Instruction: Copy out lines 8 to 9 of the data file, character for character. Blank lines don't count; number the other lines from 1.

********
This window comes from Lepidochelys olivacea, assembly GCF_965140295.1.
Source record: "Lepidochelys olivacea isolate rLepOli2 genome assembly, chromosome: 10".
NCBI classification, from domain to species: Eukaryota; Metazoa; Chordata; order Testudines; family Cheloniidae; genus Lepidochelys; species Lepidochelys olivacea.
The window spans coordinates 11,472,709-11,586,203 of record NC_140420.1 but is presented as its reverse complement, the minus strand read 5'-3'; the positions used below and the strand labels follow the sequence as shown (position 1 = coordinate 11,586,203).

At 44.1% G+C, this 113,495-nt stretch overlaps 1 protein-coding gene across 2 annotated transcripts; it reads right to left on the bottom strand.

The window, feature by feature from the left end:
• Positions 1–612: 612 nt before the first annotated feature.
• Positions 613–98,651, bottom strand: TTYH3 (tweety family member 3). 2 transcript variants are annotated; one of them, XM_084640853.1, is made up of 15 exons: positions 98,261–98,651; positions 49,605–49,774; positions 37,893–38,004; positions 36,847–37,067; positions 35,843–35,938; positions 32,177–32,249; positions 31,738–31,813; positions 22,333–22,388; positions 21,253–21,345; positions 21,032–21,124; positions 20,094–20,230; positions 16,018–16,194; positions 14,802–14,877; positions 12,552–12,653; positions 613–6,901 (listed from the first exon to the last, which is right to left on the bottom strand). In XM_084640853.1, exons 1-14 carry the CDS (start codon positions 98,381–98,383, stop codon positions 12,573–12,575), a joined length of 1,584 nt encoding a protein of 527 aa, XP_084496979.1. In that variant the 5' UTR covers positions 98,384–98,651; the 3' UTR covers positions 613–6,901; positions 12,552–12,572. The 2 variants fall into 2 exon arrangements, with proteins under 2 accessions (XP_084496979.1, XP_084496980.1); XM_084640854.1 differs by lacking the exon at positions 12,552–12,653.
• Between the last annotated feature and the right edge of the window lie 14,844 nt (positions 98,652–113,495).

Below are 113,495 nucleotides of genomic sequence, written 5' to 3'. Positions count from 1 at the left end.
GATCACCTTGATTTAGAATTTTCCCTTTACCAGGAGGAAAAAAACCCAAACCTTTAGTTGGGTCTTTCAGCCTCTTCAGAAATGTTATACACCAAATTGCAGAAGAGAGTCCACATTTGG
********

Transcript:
• Positions 613–98,651, bottom strand: TTYH3 (tweety family member 3). 2 transcript variants are annotated; one of them, XM_084640853.1, is made up of 15 exons: positions 98,261–98,651; positions 49,605–49,774; positions 37,893–38,004; positions 36,847–37,067; positions 35,843–35,938; positions 32,177–32,249; positions 31,738–31,813; positions 22,333–22,388; positions 21,253–21,345; positions 21,032–21,124; positions 20,094–20,230; positions 16,018–16,194; positions 14,802–14,877; positions 12,552–12,653; positions 613–6,901 (listed from the first exon to the last, which is right to left on the bottom strand). In XM_084640853.1, exons 1-14 carry the CDS (start codon positions 98,381–98,383, stop codon positions 12,573–12,575), a joined length of 1,584 nt encoding a protein of 527 aa, XP_084496979.1. In that variant the 5' UTR covers positions 98,384–98,651; the 3' UTR covers positions 613–6,901; positions 12,552–12,572. The 2 variants fall into 2 exon arrangements, with proteins under 2 accessions (XP_084496979.1, XP_084496980.1); XM_084640854.1 differs by lacking the exon at positions 12,552–12,653.
• Between the last annotated feature and the right edge of the window lie 14,844 nt (positions 98,652–113,495).